Papal Conclave

A papal conclave is a meeting of the College of Cardinals convened to elect a new Bishop of Rome, also known as the Pope. The pope is considered by Roman Catholics to be the apostolic successor of Saint Peter and earthly head of the Roman Catholic Church. The conclave has been the procedure for choosing the pope for more than half of the time the church has been in existence, and is the oldest ongoing method for choosing the leader of an institution.

A history of political interference in papal selection and consequently long vacancies between popes, culminating in the interregnum of 1268–1271, prompted Pope Gregory X to decree during the Second Council of Lyons in 1274 that the cardinal electors should be locked in seclusion cum clave (Latin for "with a key") and not permitted to leave until a new Bishop of Rome had been elected. Conclaves are now held in the Sistine Chapel of the Apostolic Palace.

Since the Apostolic Age, the Bishop of Rome, like other bishops, was chosen by the consensus of the clergy and people of the diocese. The body of electors was more precisely defined when, in 1059, the College of Cardinals was designated the sole body of electors. Since then other details of the process have developed. In 1970, Pope Paul VI limited the electors to cardinals under 80 years of age. The current procedures were established by Pope John Paul II in his apostolic constitution Universi Dominici Gregis as amended by a motu proprio of Pope Benedict XVI dated 11 June 2007. A two-thirds majority vote is required to elect the new pope.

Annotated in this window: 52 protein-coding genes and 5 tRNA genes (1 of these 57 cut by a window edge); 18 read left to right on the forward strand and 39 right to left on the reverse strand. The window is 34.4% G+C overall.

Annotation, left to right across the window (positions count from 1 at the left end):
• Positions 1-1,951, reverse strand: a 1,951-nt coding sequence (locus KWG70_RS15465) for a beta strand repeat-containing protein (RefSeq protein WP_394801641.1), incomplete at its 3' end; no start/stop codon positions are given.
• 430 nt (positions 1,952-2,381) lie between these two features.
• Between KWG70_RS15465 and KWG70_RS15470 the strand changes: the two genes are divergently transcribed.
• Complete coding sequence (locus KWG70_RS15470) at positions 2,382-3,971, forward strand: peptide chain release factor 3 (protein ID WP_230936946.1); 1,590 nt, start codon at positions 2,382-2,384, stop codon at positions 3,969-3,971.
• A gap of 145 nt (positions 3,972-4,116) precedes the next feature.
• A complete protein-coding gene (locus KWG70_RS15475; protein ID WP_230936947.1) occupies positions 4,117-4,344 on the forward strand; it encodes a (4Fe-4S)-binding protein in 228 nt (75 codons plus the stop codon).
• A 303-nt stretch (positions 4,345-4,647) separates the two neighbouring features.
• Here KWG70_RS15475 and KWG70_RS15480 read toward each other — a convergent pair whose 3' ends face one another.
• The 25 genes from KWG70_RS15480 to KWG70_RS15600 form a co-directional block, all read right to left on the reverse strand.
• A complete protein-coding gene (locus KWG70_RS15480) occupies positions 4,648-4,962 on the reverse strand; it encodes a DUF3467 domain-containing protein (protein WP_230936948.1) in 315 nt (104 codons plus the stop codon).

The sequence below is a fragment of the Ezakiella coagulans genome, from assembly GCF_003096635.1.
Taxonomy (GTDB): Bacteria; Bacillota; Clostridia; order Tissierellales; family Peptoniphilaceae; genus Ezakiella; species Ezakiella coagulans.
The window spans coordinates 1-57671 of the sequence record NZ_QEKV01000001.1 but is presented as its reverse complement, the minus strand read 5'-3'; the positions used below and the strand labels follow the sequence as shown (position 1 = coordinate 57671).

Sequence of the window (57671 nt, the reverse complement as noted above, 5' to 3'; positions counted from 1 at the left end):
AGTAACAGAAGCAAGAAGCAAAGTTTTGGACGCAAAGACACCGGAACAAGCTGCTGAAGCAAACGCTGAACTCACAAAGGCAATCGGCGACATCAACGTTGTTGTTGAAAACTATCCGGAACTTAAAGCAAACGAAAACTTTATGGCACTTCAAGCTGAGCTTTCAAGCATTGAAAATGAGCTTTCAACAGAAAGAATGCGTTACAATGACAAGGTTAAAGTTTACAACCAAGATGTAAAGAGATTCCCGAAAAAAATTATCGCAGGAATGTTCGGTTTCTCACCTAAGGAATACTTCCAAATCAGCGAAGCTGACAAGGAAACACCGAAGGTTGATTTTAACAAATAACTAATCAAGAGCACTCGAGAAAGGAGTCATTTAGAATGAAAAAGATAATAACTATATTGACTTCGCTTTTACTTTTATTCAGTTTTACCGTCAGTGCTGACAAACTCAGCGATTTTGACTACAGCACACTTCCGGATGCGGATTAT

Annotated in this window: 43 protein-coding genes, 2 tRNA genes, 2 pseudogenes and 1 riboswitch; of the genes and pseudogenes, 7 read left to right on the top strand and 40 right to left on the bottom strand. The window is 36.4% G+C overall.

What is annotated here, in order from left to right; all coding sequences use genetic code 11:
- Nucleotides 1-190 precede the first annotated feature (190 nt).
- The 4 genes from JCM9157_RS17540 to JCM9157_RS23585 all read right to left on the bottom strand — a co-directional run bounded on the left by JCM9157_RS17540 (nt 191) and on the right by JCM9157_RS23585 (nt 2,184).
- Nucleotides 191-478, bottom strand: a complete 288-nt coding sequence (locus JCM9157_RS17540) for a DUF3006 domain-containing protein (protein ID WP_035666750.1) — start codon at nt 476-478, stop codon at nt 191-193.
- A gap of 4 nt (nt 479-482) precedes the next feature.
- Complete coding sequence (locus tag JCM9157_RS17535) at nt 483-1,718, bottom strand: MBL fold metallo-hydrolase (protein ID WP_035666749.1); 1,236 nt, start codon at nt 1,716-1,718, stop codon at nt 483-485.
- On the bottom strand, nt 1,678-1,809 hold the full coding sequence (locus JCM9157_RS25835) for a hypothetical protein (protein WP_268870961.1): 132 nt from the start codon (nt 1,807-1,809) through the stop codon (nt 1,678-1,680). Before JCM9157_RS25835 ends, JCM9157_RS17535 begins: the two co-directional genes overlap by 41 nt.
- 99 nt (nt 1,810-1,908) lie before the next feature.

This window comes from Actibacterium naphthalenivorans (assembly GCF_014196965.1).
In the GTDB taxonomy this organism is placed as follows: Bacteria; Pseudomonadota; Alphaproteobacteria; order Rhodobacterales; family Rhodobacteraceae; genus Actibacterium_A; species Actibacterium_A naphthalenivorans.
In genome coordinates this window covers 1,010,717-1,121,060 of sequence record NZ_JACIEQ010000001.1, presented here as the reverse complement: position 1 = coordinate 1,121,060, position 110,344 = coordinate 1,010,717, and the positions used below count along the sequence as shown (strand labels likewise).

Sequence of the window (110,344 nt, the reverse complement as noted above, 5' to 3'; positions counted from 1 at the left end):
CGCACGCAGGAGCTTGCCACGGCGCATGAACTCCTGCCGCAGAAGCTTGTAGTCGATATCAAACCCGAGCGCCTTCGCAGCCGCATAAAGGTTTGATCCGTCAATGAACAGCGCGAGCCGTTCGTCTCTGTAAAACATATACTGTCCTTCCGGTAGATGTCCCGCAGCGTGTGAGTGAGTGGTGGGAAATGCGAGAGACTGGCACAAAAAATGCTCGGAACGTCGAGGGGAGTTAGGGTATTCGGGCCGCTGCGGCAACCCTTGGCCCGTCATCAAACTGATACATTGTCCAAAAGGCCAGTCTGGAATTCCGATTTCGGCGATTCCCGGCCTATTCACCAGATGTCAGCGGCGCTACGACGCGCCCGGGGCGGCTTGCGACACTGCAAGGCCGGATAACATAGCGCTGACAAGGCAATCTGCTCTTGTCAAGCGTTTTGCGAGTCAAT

Read more about Papal ConclaveHistorical Development, Modern Practice, Historical Voting Patterns

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